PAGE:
Regarding the Plaintiff’s Fourth Amendment claim, the court rejected the Plaintiff’s argument that the amendment’s particularity requirement required the inclusion of fingerprint information in the actual warrant. The court found that the 1989 warrant was sufficient, as it included a name and physical description of the subject. The court also rejected Plaintiff’s claim that his actual arrest violated the Fourth Amendment, because the court found that the arresting officers had a good faith, reasonable belief that Plaintiff was the subject of the warrant. Furthermore, the court found that the Defendants were not liable under Section 1983 because the Plaintiff was unable to establish that the alleged constitutional violations occurred as a result of an official municipal policy. Therefore, Plaintiff failed to establish municipal liability under Monell v. Dep’t of Soc. Servs. Of City of New York, 436 U.S. 658 (1978).
The court also rejected Plaintiff’s claim that his arrest was unconstitutional under the Fourteenth Amendment’s Due Process Clause. The court found that to support such a claim Plaintiff must show that either (1) the circumstances indicated to the Defendants that further investigation was warranted, or (2) the Defendants denied Plaintiff access to the courts for an extended period of time. The court held that Plaintiff failed to make either showing. Furthermore, the court noted that after the initial court hearing, Plaintiff was detained pursuant to a court order. The court held that “[i]f a suspect is held according to court order, county officials are not required to investigate whether that court order is proper.”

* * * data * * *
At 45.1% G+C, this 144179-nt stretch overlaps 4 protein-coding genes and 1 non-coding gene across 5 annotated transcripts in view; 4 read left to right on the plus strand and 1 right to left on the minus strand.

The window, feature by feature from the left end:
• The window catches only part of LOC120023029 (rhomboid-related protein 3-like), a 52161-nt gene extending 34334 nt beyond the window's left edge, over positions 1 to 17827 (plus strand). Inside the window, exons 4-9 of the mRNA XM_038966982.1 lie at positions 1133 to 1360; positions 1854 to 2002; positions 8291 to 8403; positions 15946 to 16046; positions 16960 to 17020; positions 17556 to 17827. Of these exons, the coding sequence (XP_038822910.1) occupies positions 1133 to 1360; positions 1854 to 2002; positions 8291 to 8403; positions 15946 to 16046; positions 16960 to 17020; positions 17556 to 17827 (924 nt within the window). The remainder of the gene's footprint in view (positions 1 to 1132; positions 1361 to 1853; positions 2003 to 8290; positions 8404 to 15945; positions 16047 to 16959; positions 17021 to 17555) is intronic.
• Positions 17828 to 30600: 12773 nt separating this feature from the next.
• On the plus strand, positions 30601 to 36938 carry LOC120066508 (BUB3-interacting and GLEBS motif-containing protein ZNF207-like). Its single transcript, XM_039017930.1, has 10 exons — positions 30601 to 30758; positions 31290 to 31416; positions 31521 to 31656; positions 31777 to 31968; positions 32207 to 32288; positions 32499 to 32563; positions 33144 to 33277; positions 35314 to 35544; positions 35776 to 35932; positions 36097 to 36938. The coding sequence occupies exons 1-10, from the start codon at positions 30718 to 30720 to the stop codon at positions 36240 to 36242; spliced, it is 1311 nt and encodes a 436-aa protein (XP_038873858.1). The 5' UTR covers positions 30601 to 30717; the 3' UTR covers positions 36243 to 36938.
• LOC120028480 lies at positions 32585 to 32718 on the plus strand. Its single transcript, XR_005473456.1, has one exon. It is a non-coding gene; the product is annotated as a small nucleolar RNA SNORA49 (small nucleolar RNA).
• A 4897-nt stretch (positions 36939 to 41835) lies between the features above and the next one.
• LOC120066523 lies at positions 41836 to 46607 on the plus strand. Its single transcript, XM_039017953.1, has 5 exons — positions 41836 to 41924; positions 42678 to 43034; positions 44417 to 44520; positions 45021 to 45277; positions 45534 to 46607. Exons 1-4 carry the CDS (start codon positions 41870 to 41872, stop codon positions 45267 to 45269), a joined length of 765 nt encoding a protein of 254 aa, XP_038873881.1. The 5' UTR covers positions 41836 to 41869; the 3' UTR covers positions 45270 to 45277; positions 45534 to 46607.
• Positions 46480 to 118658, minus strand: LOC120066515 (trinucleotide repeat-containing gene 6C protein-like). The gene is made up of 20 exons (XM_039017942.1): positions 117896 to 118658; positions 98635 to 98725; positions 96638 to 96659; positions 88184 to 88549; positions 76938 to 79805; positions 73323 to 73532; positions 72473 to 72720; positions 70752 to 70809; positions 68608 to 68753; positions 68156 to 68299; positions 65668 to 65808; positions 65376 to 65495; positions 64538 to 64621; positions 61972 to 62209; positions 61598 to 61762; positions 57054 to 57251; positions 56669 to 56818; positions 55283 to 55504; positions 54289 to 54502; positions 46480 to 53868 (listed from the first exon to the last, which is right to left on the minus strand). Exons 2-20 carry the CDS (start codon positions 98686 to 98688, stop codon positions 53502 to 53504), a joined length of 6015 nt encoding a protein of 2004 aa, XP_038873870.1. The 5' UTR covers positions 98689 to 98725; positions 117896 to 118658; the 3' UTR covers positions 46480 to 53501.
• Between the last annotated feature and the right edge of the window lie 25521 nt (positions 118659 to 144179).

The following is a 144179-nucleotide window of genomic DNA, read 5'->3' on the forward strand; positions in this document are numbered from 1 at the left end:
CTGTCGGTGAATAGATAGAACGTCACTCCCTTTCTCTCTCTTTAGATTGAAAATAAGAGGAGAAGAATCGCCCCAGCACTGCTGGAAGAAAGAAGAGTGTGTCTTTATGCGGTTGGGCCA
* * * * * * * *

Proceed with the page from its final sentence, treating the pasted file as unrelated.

Finally, the court found that the Government Claims Act provides the Defendants with immunity from Plaintiff’s state law claims. Specifically, because Civil Code section 43.55(a) and Penal Code section 847(b)(1) provide the arresting and detaining officers with immunity if they act reasonably and without malice, the Defendants too enjoy such immunity under the Government Claims Act. Cal. Gov’t Code Section 815.2(b).
Justice Paez disagreed with the majority’s analysis of the due process claim and the defendant’s liability under Monell. The justice argued that the controlling law provides that a due process violation may occur if “an officer or jailer should have known that the detainee was entitled to release.” Furthermore, the justice argued that municipal liability could be established by the evidence showing that Los Angeles County investigated claims of false arrest only if such claims were stated in a very specific manner. Therefore, Justice Paez found that summary judgment on the due process claim was improper because a reasonable jury could find in favor of Plaintiff on the claim.
What This Means To You
This case affirms that municipal and law enforcement agencies have limited liability for claims related to false arrest, when the arrest is made in reliance on a validly issued warrant, and the officers have a good faith, reasonable belief that the arrest is lawful. It also establishes that officers do not have a duty to investigate whether a court ordered detention is proper.
If you have any questions concerning the content of this Legal Alert, please contact the following from our office, or the attorney with whom you normally consult.